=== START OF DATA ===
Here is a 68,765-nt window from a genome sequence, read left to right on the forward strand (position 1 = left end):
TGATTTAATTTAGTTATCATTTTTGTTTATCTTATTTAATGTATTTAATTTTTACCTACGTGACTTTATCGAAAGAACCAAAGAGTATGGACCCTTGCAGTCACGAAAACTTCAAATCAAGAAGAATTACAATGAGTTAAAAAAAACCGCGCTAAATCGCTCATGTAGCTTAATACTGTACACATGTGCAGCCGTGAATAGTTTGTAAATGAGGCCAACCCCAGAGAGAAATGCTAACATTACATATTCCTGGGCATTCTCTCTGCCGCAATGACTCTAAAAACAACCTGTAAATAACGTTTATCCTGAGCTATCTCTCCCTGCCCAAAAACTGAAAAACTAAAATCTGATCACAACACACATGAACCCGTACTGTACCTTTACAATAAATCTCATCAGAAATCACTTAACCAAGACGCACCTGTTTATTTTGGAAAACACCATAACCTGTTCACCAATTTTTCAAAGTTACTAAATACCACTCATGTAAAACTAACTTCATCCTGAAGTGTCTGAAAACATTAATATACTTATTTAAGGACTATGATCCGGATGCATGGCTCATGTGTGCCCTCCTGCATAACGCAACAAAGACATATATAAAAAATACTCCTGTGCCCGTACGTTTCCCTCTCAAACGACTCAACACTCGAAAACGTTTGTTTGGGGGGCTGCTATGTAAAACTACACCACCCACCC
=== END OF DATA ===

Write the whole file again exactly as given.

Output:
Here is a 68,765-nt window from a genome sequence, read left to right on the forward strand (position 1 = left end):
TGATTTAATTTAGTTATCATTTTTGTTTATCTTATTTAATGTATTTAATTTTTACCTACGTGACTTTATCGAAAGAACCAAAGAGTATGGACCCTTGCAGTCACGAAAACTTCAAATCAAGAAGAATTACAATGAGTTAAAAAAAACCGCGCTAAATCGCTCATGTAGCTTAATACTGTACACATGTGCAGCCGTGAATAGTTTGTAAATGAGGCCAACCCCAGAGAGAAATGCTAACATTACATATTCCTGGGCATTCTCTCTGCCGCAATGACTCTAAAAACAACCTGTAAATAACGTTTATCCTGAGCTATCTCTCCCTGCCCAAAAACTGAAAAACTAAAATCTGATCACAACACACATGAACCCGTACTGTACCTTTACAATAAATCTCATCAGAAATCACTTAACCAAGACGCACCTGTTTATTTTGGAAAACACCATAACCTGTTCACCAATTTTTCAAAGTTACTAAATACCACTCATGTAAAACTAACTTCATCCTGAAGTGTCTGAAAACATTAATATACTTATTTAAGGACTATGATCCGGATGCATGGCTCATGTGTGCCCTCCTGCATAACGCAACAAAGACATATATAAAAAATACTCCTGTGCCCGTACGTTTCCCTCTCAAACGACTCAACACTCGAAAACGTTTGTTTGGGGGGCTGCTATGTAAAACTACACCACCCACCC